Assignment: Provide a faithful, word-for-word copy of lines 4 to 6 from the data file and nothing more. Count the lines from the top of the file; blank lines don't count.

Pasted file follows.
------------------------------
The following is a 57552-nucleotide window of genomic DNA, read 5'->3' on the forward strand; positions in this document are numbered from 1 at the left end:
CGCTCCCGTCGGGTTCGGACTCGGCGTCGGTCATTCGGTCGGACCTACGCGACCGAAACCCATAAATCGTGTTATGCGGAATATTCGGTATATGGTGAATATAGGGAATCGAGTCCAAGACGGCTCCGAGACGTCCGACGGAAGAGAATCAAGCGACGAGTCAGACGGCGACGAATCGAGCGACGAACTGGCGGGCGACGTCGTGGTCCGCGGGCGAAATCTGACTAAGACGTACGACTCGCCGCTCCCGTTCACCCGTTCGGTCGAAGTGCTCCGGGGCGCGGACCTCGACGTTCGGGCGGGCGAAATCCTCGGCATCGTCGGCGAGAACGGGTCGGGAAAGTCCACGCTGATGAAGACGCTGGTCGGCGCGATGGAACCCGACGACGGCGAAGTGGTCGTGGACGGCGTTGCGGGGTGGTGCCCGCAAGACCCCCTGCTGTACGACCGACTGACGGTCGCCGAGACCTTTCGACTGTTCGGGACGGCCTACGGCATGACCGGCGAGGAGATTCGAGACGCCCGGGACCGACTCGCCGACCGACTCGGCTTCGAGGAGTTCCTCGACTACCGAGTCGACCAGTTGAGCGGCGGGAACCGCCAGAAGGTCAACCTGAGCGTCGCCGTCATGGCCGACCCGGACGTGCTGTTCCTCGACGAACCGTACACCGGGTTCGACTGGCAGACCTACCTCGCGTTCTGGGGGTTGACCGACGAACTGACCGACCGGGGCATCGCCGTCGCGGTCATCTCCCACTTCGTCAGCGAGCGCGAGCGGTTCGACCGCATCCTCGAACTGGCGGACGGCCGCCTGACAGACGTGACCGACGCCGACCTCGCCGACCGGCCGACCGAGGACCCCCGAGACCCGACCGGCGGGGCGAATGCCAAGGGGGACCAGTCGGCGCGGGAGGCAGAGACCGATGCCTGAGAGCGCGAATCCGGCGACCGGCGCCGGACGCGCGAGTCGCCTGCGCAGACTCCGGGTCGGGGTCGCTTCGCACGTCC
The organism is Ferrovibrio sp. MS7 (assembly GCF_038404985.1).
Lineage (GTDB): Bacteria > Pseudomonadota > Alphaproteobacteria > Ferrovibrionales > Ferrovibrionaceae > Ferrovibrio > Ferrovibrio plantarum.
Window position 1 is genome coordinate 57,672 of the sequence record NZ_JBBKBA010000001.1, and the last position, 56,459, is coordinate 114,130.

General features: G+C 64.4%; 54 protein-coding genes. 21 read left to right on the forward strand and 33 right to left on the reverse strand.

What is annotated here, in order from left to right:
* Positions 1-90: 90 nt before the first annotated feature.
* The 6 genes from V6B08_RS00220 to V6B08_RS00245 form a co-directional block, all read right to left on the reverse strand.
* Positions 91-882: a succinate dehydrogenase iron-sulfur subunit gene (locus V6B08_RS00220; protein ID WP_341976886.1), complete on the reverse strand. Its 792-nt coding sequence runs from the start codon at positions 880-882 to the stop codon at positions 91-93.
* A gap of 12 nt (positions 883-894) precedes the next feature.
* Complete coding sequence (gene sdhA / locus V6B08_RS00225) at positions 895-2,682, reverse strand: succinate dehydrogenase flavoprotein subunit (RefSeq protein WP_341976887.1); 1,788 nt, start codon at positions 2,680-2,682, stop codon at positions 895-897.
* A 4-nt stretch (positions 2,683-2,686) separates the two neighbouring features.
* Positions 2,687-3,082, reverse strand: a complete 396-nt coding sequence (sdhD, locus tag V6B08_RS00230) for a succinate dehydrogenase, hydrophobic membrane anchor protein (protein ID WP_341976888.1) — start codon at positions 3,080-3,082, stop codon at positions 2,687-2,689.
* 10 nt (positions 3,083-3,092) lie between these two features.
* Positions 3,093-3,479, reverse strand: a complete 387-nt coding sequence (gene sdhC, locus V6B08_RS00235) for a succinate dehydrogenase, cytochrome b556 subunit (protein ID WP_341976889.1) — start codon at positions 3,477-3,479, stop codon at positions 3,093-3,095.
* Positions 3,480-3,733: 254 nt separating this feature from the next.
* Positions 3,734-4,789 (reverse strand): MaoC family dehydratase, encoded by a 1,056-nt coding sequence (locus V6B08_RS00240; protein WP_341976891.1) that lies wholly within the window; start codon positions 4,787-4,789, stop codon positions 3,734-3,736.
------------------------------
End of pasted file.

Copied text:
Lineage (GTDB): Bacteria > Pseudomonadota > Alphaproteobacteria > Ferrovibrionales > Ferrovibrionaceae > Ferrovibrio > Ferrovibrio plantarum.
Window position 1 is genome coordinate 57,672 of the sequence record NZ_JBBKBA010000001.1, and the last position, 56,459, is coordinate 114,130.

General features: G+C 64.4%; 54 protein-coding genes. 21 read left to right on the forward strand and 33 right to left on the reverse strand.